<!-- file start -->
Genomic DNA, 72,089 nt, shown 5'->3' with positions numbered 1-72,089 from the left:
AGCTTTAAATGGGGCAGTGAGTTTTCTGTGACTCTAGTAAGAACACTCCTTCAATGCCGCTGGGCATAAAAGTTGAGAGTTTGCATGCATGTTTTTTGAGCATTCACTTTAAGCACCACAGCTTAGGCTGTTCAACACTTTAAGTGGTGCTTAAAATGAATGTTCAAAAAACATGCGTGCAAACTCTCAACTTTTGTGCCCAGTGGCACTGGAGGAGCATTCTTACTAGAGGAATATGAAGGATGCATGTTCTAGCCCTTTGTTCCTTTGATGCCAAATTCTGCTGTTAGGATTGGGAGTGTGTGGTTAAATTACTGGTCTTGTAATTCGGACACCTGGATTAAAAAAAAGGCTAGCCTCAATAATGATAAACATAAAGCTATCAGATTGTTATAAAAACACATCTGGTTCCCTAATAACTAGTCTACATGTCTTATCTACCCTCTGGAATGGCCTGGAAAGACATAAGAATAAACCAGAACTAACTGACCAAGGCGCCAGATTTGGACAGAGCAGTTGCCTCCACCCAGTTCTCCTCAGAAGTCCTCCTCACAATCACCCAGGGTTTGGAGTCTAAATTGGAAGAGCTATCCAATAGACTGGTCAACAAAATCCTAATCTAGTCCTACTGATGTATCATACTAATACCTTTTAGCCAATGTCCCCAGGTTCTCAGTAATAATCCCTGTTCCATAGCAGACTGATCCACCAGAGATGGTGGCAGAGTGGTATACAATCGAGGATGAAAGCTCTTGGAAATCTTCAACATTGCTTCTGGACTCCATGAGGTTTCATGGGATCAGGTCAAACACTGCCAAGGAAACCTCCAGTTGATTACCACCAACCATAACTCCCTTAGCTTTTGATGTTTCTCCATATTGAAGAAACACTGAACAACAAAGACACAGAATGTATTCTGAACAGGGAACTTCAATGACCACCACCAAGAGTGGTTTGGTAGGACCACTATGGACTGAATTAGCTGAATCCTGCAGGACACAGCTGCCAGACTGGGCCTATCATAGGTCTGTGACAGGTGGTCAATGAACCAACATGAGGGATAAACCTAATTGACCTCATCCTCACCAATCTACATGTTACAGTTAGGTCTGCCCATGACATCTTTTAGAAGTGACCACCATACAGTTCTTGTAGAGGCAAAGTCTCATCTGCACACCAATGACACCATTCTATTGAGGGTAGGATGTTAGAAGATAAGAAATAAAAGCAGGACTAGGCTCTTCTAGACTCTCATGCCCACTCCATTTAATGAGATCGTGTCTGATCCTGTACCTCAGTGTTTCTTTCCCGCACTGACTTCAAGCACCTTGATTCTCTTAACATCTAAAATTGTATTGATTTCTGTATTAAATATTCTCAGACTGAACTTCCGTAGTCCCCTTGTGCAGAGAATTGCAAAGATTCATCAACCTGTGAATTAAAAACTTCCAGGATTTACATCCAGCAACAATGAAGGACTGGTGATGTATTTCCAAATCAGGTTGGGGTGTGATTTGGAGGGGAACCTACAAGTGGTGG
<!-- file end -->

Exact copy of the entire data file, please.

Genomic DNA, 72,089 nt, shown 5'->3' with positions numbered 1-72,089 from the left:
AGCTTTAAATGGGGCAGTGAGTTTTCTGTGACTCTAGTAAGAACACTCCTTCAATGCCGCTGGGCATAAAAGTTGAGAGTTTGCATGCATGTTTTTTGAGCATTCACTTTAAGCACCACAGCTTAGGCTGTTCAACACTTTAAGTGGTGCTTAAAATGAATGTTCAAAAAACATGCGTGCAAACTCTCAACTTTTGTGCCCAGTGGCACTGGAGGAGCATTCTTACTAGAGGAATATGAAGGATGCATGTTCTAGCCCTTTGTTCCTTTGATGCCAAATTCTGCTGTTAGGATTGGGAGTGTGTGGTTAAATTACTGGTCTTGTAATTCGGACACCTGGATTAAAAAAAAGGCTAGCCTCAATAATGATAAACATAAAGCTATCAGATTGTTATAAAAACACATCTGGTTCCCTAATAACTAGTCTACATGTCTTATCTACCCTCTGGAATGGCCTGGAAAGACATAAGAATAAACCAGAACTAACTGACCAAGGCGCCAGATTTGGACAGAGCAGTTGCCTCCACCCAGTTCTCCTCAGAAGTCCTCCTCACAATCACCCAGGGTTTGGAGTCTAAATTGGAAGAGCTATCCAATAGACTGGTCAACAAAATCCTAATCTAGTCCTACTGATGTATCATACTAATACCTTTTAGCCAATGTCCCCAGGTTCTCAGTAATAATCCCTGTTCCATAGCAGACTGATCCACCAGAGATGGTGGCAGAGTGGTATACAATCGAGGATGAAAGCTCTTGGAAATCTTCAACATTGCTTCTGGACTCCATGAGGTTTCATGGGATCAGGTCAAACACTGCCAAGGAAACCTCCAGTTGATTACCACCAACCATAACTCCCTTAGCTTTTGATGTTTCTCCATATTGAAGAAACACTGAACAACAAAGACACAGAATGTATTCTGAACAGGGAACTTCAATGACCACCACCAAGAGTGGTTTGGTAGGACCACTATGGACTGAATTAGCTGAATCCTGCAGGACACAGCTGCCAGACTGGGCCTATCATAGGTCTGTGACAGGTGGTCAATGAACCAACATGAGGGATAAACCTAATTGACCTCATCCTCACCAATCTACATGTTACAGTTAGGTCTGCCCATGACATCTTTTAGAAGTGACCACCATACAGTTCTTGTAGAGGCAAAGTCTCATCTGCACACCAATGACACCATTCTATTGAGGGTAGGATGTTAGAAGATAAGAAATAAAAGCAGGACTAGGCTCTTCTAGACTCTCATGCCCACTCCATTTAATGAGATCGTGTCTGATCCTGTACCTCAGTGTTTCTTTCCCGCACTGACTTCAAGCACCTTGATTCTCTTAACATCTAAAATTGTATTGATTTCTGTATTAAATATTCTCAGACTGAACTTCCGTAGTCCCCTTGTGCAGAGAATTGCAAAGATTCATCAACCTGTGAATTAAAAACTTCCAGGATTTACATCCAGCAACAATGAAGGACTGGTGATGTATTTCCAAATCAGGTTGGGGTGTGATTTGGAGGGGAACCTACAAGTGGTGG